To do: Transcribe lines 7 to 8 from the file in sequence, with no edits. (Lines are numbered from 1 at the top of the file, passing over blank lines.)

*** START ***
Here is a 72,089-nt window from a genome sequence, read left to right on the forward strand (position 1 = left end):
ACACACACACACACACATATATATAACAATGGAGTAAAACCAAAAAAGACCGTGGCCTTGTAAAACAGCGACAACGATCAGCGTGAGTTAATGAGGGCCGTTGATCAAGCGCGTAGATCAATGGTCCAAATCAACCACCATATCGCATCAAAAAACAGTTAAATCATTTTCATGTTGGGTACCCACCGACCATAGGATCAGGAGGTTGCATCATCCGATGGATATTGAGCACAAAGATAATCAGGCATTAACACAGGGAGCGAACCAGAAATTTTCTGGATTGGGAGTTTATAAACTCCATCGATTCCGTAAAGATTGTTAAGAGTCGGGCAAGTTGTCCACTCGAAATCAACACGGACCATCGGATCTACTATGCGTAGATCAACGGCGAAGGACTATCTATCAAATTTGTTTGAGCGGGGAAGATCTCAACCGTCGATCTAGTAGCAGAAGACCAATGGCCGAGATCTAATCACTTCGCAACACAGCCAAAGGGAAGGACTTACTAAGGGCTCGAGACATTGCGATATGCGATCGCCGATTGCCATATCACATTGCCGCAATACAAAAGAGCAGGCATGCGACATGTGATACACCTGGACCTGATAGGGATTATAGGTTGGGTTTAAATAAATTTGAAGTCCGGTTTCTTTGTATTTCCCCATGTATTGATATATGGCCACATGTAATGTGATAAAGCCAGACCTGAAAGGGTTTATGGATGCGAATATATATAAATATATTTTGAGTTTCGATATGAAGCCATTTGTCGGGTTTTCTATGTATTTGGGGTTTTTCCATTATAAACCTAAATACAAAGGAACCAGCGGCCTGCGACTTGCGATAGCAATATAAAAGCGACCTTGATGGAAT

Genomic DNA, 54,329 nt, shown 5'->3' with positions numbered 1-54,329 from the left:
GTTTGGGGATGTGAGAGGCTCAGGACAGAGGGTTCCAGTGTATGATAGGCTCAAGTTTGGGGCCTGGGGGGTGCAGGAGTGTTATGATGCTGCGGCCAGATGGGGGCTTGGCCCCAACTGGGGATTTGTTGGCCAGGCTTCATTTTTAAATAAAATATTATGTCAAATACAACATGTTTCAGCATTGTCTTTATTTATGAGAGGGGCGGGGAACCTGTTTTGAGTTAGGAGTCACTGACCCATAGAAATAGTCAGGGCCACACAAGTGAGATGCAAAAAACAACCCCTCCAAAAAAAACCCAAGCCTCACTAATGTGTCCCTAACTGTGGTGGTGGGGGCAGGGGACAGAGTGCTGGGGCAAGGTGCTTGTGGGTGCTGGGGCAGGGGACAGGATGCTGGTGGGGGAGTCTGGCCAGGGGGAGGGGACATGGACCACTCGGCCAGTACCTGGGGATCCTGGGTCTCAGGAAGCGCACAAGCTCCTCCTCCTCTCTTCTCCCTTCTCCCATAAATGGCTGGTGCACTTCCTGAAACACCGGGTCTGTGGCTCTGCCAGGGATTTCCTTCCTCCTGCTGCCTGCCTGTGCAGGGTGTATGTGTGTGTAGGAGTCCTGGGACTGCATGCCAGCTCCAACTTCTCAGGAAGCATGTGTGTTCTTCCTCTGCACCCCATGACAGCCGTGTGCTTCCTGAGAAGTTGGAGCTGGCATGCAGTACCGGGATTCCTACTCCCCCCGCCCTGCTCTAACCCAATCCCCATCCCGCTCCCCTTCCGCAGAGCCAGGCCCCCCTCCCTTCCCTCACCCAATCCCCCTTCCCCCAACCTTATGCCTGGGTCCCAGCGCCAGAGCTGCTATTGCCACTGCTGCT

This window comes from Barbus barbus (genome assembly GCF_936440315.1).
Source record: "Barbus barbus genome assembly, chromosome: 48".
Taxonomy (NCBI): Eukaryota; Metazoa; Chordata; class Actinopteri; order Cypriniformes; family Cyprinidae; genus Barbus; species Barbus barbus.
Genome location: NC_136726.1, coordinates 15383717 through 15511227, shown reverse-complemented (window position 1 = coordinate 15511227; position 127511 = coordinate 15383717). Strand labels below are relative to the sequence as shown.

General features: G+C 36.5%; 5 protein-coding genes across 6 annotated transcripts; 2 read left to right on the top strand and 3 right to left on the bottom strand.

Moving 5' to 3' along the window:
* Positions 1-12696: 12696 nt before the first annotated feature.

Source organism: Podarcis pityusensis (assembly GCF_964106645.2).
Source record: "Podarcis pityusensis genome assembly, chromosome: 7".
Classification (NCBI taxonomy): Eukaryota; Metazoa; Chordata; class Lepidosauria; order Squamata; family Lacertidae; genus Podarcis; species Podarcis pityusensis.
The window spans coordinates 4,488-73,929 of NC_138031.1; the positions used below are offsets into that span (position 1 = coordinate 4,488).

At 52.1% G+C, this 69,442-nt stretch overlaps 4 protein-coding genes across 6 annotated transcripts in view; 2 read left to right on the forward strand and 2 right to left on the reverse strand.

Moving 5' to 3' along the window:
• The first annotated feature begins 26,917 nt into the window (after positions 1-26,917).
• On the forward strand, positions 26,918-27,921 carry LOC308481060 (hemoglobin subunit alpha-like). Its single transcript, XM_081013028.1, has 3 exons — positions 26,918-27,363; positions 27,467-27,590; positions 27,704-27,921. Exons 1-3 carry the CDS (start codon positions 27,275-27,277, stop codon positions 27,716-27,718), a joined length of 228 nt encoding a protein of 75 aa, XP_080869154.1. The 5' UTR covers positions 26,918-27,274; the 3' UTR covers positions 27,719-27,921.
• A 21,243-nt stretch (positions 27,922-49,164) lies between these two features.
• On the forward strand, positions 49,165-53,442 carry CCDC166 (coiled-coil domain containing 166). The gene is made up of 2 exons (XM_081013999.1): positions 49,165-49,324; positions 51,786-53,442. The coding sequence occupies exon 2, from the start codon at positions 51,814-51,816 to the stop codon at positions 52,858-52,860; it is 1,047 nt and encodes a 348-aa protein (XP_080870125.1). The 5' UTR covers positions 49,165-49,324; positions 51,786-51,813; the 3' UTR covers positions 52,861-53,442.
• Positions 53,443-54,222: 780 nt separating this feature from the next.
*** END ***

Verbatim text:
Taxonomy (NCBI): Eukaryota; Metazoa; Chordata; class Actinopteri; order Cypriniformes; family Cyprinidae; genus Barbus; species Barbus barbus.
Genome location: NC_136726.1, coordinates 15383717 through 15511227, shown reverse-complemented (window position 1 = coordinate 15511227; position 127511 = coordinate 15383717). Strand labels below are relative to the sequence as shown.